CIMUN Chronicle / Article / 2016

Terrorism Taken on by the Arab League

IPD Article Image - Terrorism Taken on by the Arab League

Terrorism is the most controversial and heavily debated subtopic in the Arab League because many countries have diverse experiences and opinions with terrorism. “Terrorists are held accountable through fair trial, but it is not suggested to allow for the death penalty. We also stress for ex-terrorists who have served their sentence to be safely re-implemented into society to decrease chances of them committing more violent acts,” the representative of Oman said. Oman argues for preventative actions and rehabilitation.

“Current terrorists will be met with the full strength of the Arab world. Mercy will be shown to those who leave these groups and repent. One way or another, any terrorist group will be eliminated,” the representative of Egypt said. Egypt and Saudi Arabia have argued for a more aggressive approach to policy throughout committee. It is possible that the similar approach to policy can be attributed to the fact that both countries have one of the highest populations within the Arab League.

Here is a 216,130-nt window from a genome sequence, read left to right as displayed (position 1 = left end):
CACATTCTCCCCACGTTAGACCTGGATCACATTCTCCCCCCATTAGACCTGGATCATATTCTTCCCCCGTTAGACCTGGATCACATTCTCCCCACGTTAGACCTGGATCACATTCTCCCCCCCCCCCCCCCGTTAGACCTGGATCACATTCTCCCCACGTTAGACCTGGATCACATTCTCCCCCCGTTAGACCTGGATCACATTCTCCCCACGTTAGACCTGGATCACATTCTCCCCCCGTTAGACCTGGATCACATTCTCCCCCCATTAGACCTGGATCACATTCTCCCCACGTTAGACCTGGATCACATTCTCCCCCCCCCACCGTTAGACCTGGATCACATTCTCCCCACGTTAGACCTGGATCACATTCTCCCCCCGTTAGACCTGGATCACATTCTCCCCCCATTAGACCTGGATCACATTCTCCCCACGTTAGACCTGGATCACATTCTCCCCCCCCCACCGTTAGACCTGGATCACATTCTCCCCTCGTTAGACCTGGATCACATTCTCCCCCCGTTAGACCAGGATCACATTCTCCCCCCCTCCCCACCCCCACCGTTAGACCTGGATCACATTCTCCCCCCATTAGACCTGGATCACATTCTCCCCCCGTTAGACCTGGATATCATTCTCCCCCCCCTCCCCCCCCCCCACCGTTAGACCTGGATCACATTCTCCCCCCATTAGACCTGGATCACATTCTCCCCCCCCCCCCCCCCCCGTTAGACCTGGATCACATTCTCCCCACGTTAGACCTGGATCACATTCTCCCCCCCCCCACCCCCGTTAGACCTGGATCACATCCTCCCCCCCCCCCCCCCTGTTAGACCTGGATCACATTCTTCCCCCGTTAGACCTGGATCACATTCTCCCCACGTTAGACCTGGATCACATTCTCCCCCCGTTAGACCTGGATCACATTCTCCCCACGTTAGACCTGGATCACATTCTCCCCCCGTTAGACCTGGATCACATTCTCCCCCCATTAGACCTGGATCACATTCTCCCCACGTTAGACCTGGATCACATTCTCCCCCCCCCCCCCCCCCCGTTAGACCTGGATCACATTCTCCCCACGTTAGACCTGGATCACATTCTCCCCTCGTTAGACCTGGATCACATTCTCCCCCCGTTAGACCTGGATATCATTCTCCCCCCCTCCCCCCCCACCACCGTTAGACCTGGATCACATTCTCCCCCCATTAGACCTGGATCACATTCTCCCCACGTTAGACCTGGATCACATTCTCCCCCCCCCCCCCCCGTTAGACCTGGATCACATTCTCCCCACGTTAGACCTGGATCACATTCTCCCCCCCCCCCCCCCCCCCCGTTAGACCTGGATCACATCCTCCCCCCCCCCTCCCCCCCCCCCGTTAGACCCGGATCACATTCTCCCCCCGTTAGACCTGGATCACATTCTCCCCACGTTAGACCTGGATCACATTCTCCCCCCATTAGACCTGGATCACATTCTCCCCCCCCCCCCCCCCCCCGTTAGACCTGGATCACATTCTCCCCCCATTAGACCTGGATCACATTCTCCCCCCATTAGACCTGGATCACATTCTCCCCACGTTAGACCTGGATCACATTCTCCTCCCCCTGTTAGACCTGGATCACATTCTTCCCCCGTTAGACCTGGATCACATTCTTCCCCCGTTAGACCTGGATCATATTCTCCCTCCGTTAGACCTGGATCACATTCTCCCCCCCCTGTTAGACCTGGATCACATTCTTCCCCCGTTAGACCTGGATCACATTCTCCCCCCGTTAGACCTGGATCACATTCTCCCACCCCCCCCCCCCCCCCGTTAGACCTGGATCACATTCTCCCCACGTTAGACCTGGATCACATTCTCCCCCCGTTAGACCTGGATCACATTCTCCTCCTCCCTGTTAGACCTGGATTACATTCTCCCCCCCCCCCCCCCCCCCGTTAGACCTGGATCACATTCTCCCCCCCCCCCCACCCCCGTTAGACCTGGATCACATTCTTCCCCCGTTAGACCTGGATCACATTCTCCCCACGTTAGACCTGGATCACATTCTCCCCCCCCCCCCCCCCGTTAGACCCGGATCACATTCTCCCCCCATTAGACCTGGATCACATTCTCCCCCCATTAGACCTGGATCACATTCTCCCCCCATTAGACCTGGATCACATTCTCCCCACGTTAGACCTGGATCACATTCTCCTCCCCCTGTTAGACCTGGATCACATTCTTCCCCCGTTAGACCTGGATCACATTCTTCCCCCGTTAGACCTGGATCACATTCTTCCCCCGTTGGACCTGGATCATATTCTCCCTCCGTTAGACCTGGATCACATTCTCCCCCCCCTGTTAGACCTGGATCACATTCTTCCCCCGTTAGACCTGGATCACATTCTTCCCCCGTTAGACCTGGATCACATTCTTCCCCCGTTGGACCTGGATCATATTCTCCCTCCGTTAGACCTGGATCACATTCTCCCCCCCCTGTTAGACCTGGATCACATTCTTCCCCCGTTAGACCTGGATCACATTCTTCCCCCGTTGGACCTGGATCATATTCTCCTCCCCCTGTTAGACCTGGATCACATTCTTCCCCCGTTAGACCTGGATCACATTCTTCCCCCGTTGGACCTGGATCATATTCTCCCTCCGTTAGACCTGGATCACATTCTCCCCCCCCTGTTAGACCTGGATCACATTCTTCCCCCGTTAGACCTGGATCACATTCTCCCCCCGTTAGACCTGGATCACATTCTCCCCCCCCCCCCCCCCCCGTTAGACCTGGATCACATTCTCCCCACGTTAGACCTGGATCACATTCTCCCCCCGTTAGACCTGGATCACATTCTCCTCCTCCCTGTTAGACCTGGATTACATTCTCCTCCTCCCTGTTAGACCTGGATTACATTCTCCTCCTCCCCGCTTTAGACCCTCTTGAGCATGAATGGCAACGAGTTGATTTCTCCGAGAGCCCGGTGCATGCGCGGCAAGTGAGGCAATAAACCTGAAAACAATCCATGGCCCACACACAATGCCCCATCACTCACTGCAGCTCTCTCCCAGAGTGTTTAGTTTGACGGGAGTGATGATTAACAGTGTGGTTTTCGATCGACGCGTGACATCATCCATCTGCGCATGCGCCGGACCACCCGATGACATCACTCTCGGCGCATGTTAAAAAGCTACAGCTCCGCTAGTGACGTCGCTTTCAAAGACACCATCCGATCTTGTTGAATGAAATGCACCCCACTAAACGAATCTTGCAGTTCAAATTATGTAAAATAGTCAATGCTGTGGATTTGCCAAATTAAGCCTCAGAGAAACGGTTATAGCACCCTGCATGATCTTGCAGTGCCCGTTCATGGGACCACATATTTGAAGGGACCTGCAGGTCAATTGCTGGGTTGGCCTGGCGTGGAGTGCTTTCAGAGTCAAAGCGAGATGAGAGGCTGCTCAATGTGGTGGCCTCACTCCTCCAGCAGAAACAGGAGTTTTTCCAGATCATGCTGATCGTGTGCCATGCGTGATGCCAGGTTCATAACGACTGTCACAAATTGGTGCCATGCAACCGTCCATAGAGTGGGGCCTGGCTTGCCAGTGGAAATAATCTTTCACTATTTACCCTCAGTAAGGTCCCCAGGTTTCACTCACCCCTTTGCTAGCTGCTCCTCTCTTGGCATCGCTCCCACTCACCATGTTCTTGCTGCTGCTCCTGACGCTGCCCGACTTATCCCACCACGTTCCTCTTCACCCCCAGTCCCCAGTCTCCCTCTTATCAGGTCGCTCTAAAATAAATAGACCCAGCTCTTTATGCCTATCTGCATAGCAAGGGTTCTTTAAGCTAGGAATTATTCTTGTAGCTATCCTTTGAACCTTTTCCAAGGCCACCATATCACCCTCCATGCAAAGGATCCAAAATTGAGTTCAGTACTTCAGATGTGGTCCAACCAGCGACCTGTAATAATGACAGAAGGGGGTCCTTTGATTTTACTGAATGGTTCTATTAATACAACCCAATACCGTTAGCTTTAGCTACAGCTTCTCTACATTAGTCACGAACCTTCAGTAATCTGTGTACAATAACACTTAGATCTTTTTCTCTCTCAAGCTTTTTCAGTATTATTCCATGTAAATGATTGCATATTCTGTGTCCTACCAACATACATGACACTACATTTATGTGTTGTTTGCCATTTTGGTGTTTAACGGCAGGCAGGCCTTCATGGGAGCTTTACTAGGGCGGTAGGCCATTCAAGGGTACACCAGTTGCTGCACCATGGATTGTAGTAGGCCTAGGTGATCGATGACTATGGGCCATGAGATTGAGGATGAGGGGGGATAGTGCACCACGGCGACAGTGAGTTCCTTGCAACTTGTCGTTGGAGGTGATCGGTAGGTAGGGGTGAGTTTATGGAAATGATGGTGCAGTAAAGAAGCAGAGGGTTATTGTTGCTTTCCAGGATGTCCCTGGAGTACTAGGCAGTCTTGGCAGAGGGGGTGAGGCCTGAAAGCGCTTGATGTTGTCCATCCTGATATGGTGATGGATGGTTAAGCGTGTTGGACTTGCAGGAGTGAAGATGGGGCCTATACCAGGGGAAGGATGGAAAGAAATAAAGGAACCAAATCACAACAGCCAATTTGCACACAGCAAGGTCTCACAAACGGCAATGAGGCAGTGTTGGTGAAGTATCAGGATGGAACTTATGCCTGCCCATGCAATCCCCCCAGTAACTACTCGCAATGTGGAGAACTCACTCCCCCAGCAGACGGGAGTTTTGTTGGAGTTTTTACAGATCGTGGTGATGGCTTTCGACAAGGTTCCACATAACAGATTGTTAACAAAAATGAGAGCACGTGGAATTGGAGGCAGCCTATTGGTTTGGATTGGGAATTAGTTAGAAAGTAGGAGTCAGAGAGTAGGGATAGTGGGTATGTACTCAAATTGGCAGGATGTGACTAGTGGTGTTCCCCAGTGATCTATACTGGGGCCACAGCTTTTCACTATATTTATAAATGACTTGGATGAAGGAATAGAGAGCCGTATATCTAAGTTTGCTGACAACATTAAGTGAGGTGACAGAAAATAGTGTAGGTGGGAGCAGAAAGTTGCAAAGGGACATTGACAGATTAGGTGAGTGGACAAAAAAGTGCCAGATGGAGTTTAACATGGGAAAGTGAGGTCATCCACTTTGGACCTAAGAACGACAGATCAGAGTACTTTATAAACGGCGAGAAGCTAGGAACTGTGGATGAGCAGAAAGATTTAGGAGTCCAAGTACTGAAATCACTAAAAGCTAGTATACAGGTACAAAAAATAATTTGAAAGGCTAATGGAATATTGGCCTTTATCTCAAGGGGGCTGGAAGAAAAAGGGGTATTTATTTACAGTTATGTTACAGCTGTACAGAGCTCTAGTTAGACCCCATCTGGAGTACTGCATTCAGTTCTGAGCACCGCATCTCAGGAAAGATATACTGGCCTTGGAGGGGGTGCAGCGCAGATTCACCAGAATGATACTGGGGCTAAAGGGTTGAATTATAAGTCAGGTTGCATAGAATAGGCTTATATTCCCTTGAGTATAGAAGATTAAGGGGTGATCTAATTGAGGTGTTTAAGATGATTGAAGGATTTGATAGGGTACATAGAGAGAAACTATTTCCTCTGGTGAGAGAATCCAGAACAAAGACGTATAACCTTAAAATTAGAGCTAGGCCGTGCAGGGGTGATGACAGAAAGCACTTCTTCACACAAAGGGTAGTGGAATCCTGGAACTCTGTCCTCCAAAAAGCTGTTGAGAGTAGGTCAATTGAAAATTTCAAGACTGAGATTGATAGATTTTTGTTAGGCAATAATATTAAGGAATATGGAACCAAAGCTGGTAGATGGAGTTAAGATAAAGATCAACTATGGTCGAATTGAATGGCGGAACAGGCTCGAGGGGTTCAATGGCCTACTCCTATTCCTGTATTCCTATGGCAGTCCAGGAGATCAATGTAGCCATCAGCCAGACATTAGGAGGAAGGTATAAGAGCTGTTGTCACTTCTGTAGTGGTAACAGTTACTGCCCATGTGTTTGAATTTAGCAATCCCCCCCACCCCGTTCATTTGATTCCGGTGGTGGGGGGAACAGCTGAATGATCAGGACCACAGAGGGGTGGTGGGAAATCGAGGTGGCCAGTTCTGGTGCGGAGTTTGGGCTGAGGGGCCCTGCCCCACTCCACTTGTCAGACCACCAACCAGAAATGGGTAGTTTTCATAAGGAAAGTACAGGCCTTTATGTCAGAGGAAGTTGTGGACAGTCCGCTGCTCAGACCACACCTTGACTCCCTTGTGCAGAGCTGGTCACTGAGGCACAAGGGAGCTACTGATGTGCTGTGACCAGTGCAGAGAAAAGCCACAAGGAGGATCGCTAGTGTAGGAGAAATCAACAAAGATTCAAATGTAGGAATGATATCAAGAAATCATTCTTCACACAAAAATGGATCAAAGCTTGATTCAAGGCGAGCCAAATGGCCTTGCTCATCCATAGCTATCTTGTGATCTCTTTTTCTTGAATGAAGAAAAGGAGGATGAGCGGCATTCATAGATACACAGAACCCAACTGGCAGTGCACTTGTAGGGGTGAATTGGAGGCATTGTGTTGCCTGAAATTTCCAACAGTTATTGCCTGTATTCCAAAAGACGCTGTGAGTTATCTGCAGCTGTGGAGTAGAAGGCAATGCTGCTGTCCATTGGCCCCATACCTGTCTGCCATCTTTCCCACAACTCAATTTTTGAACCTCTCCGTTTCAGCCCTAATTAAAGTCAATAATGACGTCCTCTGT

“While those currently engaged in terror activities must be met with the full force of the Arab League, it is essential to allow for peaceful rehabilitation of those who have expressed genuine regret and sorry for their actions,” a representative of Kuwait stated. Kuwait has a similar stance as Oman on terrorism, which is likely due to both states having similar economies. Both Kuwait and Oman have emphasized the need for peaceful reform in debate and when questioned.

“Terrorists should certainly be held accountable and punishment may be doled out. In the long term, in dealing with terrorism that requires education and opportunities for those who could be swayed within terrorist groups. It is only with giving people purpose and decent lives that senseless violence of terrorism may be in control," said a representative of Algeria. Algeria has advocated strongly for education for the citizens in the Arab League as a preventive measure for terrorism and as a way for the countries to prosper. Libya, Algeria, Kuwait, and Oman have all argued against increasing military control and for the importance and necessity of education.

These member states all have varying views on terrorism but have been working hard in order to come to a consensus and achieve the best possible results for their country and the Arab League.